Crisis Services White Paper Report from OhioMHAS
Across Ohio, people of all ages and their families are seeking care in record numbers for substance use disorder and mental health concerns. Frequently, these Ohioans are exhibiting severe symptoms, such as psychosis, suicidal ideation, agitation, aggression, and/ or are exhibiting symptoms of substance withdrawal or the toxic effects of substance misuse or abuse. In many communities, people rely on emergency departments that may lack the behavioral health resources to adequately assess, stabilize, and connect people to community services and supports.
Also, emergency departments may not have sufficient resources to provide an adequate response to a psychiatric behavioral health emergency, particularly when people experience prolonged wait times for an available psychiatric bed. In the community, when a person is in crisis and suffering a behavioral health condition or other problem that affects the person’s emotional well-being and safety, law enforcement is often called to respond. The person in crisis may be arrested and jailed without access to the appropriate care. Jail is not the right place for people living with mental illness and their presence there creates difficulties for jail staff
Download PDF of Report Here
WHAT IS A ‘CRISIS’?
MRSS services are for any family defined crisis. A few examples of common issues that MRSS staff can help with include:
– escalating emotional or behavioral issues – mental health issues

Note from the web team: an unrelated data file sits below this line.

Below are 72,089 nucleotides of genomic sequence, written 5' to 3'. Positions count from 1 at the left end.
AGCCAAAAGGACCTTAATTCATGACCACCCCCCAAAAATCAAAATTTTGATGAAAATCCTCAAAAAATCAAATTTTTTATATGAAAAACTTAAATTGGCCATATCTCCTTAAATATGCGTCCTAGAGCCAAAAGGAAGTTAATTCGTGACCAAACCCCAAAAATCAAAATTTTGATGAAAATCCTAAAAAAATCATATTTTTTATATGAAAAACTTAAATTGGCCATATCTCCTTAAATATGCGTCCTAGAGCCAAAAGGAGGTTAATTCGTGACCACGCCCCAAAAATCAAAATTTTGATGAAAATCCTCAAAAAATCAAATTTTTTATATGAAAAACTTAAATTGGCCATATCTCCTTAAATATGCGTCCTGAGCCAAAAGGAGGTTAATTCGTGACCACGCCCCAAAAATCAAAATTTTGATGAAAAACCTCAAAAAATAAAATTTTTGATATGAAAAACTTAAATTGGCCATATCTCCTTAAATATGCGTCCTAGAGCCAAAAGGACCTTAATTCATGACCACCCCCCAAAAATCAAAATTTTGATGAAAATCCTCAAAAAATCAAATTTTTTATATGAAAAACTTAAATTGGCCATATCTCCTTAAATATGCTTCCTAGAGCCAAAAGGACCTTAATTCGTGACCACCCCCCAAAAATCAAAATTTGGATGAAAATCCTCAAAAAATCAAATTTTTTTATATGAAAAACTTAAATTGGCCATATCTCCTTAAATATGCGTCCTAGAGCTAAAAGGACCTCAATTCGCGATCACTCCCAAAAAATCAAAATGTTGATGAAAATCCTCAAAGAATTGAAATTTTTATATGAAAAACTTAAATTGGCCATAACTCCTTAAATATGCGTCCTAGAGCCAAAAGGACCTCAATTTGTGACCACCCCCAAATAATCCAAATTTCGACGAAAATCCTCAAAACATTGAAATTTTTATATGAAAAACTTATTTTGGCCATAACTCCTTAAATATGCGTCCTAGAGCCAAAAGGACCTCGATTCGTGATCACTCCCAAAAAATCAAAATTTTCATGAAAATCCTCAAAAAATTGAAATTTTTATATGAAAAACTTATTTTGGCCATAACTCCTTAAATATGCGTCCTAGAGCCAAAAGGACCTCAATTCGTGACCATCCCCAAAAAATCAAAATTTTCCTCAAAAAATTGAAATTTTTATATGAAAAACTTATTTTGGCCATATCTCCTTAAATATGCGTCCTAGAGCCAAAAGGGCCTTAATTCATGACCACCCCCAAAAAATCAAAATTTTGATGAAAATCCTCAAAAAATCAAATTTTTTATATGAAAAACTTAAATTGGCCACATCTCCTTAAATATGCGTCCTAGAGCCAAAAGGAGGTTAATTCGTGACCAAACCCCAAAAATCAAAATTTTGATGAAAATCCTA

– addiction and substance abuse – physical and emotional trauma
– school truancy – running away from home
– parent/child or caregiver/child conflict – suicidal ideation
An Inpatient Alternative | Mobile Crisis Response and Stabilization Services (MRSS)
Mobile Crisis Response and Stabilization Services (MRSS) are one example of a cost-effective alternative to the use of EDs and inpatient treatment. MRSS provide mobile, on-site and rapid intervention for youth experiencing a behavioral health crisis, allowing for immediate de-escalation of the situation in the least restrictive setting possible; prevention of the condition from worsening; and the timely stabilization of the crisis.
The mobile crisis component of MRSS is designed to provide time-limited, on-demand crisis intervention services in any setting in which a behavioral health crisis is occurring, including homes, schools and EDs. Depending on the needs of the child, the stabilization component may include a temporary, out-of-home crisis resolution in a safe environment. A growing body of evidence points to MRSS as a cost-effective method for improving behavioral health outcomes; deterring ED and inpatient admissions; reducing out-of-home placements; reducing lengths of stay and the cost of inpatient hospitalizations; and improving access to behavioral health services. In addition, families often report greater satisfaction with MRSS when compared to the ED.
MRSSOhio.org is presented by The Center for Innovative Practices (CIP)
and the Child and Adolescent Behavioral Health Center of Excellence (CABH COE)
Part of the Begun Center for Violence Prevention
at Case Western Reserve University’s Mandel School of Applied Social Services
Campus Location: 11235 Bellflower Road Room 375 | Cleveland, OH 44106